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Published: Saturday, July 07, 2018 @ 1:14 AM
— Steve Ditko, the artist who helped create legendary Marvel comic book characters Spider-Man and Doctor Strange with Stan Lee, was found dead in his New York apartment on June 29, Variety reported Friday. He was 90.
Marvel President Dan Buckley said in a statement that "the Marvel family mourns the loss" of Ditko, CNN reported.
"Steve transformed the industry and the Marvel Universe, and his legacy will never be forgotten," Buckley said. "Our thoughts are with his family, loved ones, and fans during this sad time."
Steve Ditko was true to his own ideals. He saw things his own way, and he gave us ways of seeing that were unique. Often copied. Never equalled. I know I'm a different person because he was in the world. pic.twitter.com/2GFSA86Btj— Neil Gaiman (@neilhimself) July 7, 2018
Ditko’s love for comic book superheroes was born during his stint in the military after he graduated from high school in 1945, when he drew comic strips for Army-syndicated newspapers, Variety reported.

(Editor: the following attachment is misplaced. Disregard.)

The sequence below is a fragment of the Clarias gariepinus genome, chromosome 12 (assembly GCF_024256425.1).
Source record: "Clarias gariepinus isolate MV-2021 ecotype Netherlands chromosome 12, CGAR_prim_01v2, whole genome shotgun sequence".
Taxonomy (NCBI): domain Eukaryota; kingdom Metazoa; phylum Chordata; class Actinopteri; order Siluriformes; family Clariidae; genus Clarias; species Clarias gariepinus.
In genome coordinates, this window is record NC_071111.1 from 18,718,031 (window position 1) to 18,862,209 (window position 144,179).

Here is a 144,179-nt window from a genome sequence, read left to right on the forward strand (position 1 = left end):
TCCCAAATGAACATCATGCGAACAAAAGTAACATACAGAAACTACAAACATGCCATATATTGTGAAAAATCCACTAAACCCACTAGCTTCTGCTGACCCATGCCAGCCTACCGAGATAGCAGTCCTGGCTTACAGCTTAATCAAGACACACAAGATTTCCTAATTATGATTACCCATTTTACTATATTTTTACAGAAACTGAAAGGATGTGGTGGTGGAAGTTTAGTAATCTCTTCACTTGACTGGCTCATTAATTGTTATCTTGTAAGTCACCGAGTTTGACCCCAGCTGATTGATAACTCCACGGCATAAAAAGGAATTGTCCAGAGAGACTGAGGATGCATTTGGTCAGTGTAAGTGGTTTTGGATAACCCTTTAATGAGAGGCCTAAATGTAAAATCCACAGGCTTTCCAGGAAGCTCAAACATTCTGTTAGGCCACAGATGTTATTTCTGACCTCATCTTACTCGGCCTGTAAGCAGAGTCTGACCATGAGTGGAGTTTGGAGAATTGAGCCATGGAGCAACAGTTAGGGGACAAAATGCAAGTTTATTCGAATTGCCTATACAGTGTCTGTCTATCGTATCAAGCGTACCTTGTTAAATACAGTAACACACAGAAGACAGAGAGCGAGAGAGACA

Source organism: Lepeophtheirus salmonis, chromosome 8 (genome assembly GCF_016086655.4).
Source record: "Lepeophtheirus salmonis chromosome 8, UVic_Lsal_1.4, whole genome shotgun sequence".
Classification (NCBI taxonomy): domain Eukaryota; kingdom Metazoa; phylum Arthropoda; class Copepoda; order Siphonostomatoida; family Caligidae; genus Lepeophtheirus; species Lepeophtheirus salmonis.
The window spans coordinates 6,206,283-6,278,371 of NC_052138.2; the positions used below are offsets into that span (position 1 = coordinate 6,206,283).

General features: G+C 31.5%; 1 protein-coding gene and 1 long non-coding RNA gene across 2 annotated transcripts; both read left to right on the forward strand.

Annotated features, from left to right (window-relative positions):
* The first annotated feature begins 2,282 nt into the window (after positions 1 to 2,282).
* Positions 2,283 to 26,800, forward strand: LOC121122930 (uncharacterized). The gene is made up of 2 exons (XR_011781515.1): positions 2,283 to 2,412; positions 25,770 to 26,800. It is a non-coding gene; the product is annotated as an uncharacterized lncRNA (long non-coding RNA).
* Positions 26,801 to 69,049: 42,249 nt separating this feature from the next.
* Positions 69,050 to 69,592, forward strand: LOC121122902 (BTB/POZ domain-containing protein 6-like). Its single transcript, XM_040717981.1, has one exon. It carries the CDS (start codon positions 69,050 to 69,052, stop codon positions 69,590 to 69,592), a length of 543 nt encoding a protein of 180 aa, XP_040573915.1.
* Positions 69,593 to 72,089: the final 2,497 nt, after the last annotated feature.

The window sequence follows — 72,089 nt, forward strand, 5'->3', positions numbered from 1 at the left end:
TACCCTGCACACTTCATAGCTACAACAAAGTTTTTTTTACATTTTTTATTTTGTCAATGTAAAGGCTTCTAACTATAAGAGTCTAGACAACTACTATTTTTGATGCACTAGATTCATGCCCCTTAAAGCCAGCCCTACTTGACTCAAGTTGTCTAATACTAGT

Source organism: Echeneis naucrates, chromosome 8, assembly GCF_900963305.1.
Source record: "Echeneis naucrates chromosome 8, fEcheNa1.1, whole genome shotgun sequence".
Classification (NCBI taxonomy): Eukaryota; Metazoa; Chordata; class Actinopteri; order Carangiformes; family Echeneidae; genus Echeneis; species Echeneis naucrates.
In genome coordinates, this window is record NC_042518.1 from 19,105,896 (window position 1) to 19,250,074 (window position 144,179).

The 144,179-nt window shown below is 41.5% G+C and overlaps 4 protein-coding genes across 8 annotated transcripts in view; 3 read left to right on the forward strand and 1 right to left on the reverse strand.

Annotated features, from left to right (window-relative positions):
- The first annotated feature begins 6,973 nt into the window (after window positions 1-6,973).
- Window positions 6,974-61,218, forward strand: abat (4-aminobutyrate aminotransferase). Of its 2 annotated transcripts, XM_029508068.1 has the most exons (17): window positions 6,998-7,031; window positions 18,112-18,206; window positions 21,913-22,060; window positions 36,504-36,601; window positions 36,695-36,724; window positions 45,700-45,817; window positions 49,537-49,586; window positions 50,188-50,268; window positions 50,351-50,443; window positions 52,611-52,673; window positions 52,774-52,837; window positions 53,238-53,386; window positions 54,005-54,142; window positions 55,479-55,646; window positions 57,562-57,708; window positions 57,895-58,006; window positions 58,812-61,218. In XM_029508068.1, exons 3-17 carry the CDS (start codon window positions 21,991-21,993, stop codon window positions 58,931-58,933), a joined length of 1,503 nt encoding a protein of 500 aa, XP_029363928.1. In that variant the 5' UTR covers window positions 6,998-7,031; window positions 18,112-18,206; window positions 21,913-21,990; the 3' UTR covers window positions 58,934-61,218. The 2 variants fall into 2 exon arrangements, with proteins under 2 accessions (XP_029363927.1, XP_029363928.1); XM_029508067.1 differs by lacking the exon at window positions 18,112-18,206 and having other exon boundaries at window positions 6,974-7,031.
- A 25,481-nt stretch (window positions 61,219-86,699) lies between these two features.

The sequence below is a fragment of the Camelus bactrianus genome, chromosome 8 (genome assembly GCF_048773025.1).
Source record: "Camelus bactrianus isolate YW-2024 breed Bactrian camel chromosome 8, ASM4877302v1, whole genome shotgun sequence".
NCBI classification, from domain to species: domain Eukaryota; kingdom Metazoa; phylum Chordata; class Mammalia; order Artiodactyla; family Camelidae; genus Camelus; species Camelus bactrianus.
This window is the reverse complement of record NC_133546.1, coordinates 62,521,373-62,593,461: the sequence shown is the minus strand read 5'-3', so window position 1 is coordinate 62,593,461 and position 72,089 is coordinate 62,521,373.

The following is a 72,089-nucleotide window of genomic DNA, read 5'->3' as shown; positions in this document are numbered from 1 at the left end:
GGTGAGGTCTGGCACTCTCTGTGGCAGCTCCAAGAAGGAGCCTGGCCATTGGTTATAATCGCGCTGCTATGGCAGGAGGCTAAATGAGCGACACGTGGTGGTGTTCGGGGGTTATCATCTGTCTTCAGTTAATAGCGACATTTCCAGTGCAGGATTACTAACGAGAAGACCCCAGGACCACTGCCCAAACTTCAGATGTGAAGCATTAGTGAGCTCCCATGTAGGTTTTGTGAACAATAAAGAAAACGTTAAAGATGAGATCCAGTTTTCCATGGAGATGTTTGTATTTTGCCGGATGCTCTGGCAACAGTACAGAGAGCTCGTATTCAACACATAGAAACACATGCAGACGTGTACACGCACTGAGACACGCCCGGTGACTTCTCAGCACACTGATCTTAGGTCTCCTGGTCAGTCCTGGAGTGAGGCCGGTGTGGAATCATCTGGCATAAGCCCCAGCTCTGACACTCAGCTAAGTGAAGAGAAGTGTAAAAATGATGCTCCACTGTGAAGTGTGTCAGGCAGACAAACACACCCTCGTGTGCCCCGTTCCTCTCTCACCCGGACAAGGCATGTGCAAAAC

After he was discharged, Ditko studied under Batman artist in 1950. Through Robinson, he met Lee, who was Marvel Comics’ editor-in-chief. Ditko helped create the Spider-Man persona in 1961, including his costume and web shooters, Variety said.
Spider-Man debuted in Amazing Fantasy #15 in 1962, and a year later Marvel launched “Amazing Spider-Man,” the character’s first standalone series, with Ditko and Lee handling the illustrations, Variety reported.
Ditko helped create Spider-Man characters as Doctor Octopus, Sandman, the Lizard and Green Goblin, according to The Hollywood Reporter. Beginning with issue No. 25, Ditko received a plot credit in addition to his artist credit. His final work in the Spider-Man series appeared in issue No. 38, according to The Hollywood Reporter.
Doctor Strange also debuted in 1963, appearing in Strange Tales No. 110, Ditko worked on the comic book series through July 1966.
RIP to comic book legend Steve Ditko, beyond influential on countless planes of existence. He never truly profited from his comic creations that have lasted for decades, but his work will never be forgotten. pic.twitter.com/UBZQWpF79i— edgarwright (@edgarwright) July 7, 2018
Ditko left Marvel shortly thereafter after some disagreements with Lee. He moved to DC Comics in 1968 and created the Creeper, a villain in the Batman comic series, Variety reported.